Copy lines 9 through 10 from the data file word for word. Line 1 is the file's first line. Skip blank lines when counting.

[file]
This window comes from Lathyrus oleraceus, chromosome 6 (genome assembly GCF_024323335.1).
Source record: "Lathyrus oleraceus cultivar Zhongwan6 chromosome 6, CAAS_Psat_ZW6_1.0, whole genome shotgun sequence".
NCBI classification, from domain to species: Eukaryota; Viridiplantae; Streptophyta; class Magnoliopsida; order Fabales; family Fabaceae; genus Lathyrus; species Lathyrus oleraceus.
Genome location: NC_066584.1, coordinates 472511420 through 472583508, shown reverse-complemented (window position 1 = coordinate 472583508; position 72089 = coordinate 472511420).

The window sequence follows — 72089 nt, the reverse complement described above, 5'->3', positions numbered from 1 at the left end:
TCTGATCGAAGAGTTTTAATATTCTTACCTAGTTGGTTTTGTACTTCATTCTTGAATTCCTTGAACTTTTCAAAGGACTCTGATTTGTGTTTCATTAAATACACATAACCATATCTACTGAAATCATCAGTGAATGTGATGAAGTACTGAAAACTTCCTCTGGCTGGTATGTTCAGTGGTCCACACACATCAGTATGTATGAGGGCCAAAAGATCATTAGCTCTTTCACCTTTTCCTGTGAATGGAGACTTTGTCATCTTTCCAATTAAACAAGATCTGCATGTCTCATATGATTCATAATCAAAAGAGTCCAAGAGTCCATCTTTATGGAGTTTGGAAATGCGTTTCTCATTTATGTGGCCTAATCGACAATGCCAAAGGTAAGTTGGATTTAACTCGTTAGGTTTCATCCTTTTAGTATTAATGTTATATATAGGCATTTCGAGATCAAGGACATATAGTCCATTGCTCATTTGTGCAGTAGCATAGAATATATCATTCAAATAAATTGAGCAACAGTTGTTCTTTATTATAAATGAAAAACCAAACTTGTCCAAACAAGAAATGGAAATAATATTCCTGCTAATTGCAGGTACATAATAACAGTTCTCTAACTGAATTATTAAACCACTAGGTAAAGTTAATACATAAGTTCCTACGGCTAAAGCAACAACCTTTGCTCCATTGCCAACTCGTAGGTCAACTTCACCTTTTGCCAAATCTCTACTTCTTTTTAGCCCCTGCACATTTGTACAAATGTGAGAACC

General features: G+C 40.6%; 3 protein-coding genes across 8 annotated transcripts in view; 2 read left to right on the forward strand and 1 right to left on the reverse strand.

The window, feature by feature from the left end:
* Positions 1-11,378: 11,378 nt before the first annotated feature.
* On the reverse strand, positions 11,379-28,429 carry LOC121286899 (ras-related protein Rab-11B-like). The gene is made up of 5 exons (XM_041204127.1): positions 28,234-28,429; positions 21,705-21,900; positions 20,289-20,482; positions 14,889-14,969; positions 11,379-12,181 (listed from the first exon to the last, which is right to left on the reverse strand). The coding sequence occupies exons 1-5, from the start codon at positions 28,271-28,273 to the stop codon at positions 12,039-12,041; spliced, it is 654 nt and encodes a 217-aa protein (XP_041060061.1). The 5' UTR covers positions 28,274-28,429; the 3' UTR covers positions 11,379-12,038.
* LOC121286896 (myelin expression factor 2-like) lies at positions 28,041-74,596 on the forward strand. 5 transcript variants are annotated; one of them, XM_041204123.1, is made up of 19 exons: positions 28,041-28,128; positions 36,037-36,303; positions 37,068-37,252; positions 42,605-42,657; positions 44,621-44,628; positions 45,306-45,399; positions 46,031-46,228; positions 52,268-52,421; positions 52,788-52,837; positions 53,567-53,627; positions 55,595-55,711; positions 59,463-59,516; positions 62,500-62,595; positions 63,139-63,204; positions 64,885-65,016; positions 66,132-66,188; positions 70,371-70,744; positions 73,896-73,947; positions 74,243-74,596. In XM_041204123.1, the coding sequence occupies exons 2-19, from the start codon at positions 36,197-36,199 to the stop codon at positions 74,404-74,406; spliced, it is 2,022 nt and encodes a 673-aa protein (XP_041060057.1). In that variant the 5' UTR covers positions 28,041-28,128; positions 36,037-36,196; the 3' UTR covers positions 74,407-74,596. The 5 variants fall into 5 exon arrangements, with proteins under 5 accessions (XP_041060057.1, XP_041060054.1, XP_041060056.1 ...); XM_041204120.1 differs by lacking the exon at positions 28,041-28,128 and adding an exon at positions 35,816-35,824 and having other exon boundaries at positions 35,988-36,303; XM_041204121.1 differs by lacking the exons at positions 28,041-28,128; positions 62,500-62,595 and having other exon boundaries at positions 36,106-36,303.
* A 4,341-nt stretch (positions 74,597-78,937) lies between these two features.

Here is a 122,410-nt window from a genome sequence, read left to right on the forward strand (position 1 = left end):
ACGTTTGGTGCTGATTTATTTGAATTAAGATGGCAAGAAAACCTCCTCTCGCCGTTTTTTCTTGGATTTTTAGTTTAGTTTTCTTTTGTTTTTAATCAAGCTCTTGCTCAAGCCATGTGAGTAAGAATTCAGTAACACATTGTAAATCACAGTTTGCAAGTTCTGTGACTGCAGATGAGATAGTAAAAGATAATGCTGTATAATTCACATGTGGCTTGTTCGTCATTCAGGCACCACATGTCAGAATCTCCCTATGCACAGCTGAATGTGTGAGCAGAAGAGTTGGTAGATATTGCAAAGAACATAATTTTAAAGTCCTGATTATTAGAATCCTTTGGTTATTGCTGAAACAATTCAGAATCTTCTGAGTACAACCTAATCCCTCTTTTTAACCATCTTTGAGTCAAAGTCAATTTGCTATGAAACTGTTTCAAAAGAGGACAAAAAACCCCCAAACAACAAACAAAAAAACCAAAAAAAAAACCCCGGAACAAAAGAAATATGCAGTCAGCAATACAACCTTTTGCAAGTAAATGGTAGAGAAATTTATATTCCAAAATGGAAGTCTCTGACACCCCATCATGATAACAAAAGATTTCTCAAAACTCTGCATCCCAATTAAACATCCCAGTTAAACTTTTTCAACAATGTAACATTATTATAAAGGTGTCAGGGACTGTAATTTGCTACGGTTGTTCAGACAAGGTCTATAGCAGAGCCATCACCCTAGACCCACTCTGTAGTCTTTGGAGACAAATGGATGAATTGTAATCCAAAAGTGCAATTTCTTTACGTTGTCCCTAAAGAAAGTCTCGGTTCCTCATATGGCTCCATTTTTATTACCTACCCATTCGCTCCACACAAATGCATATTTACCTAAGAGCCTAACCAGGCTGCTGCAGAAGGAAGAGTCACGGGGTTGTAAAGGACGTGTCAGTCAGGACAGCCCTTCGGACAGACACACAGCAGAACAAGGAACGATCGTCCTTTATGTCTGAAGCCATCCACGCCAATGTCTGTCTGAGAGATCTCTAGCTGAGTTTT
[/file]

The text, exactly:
* Positions 1-11,378: 11,378 nt before the first annotated feature.
* On the reverse strand, positions 11,379-28,429 carry LOC121286899 (ras-related protein Rab-11B-like). The gene is made up of 5 exons (XM_041204127.1): positions 28,234-28,429; positions 21,705-21,900; positions 20,289-20,482; positions 14,889-14,969; positions 11,379-12,181 (listed from the first exon to the last, which is right to left on the reverse strand). The coding sequence occupies exons 1-5, from the start codon at positions 28,271-28,273 to the stop codon at positions 12,039-12,041; spliced, it is 654 nt and encodes a 217-aa protein (XP_041060061.1). The 5' UTR covers positions 28,274-28,429; the 3' UTR covers positions 11,379-12,038.